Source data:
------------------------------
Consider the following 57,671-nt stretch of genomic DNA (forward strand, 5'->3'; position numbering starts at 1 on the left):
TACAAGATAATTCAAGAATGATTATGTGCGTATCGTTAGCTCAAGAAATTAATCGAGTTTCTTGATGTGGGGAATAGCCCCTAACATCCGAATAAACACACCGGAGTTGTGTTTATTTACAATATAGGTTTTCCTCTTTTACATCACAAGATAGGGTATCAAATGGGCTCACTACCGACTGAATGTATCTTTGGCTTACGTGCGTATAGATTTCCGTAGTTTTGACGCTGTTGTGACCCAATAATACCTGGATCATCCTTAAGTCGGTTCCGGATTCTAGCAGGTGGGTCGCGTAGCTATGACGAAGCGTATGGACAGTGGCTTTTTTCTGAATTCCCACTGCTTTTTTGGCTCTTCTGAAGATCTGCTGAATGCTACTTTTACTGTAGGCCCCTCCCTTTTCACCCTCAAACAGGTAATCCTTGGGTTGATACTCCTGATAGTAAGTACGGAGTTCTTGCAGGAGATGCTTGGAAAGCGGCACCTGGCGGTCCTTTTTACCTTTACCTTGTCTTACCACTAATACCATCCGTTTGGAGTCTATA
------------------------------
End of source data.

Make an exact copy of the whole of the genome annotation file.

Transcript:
Consider the following 57,671-nt stretch of genomic DNA (forward strand, 5'->3'; position numbering starts at 1 on the left):
TACAAGATAATTCAAGAATGATTATGTGCGTATCGTTAGCTCAAGAAATTAATCGAGTTTCTTGATGTGGGGAATAGCCCCTAACATCCGAATAAACACACCGGAGTTGTGTTTATTTACAATATAGGTTTTCCTCTTTTACATCACAAGATAGGGTATCAAATGGGCTCACTACCGACTGAATGTATCTTTGGCTTACGTGCGTATAGATTTCCGTAGTTTTGACGCTGTTGTGACCCAATAATACCTGGATCATCCTTAAGTCGGTTCCGGATTCTAGCAGGTGGGTCGCGTAGCTATGACGAAGCGTATGGACAGTGGCTTTTTTCTGAATTCCCACTGCTTTTTTGGCTCTTCTGAAGATCTGCTGAATGCTACTTTTACTGTAGGCCCCTCCCTTTTCACCCTCAAACAGGTAATCCTTGGGTTGATACTCCTGATAGTAAGTACGGAGTTCTTGCAGGAGATGCTTGGAAAGCGGCACCTGGCGGTCCTTTTTACCTTTACCTTGTCTTACCACTAATACCATCCGTTTGGAGTCTATA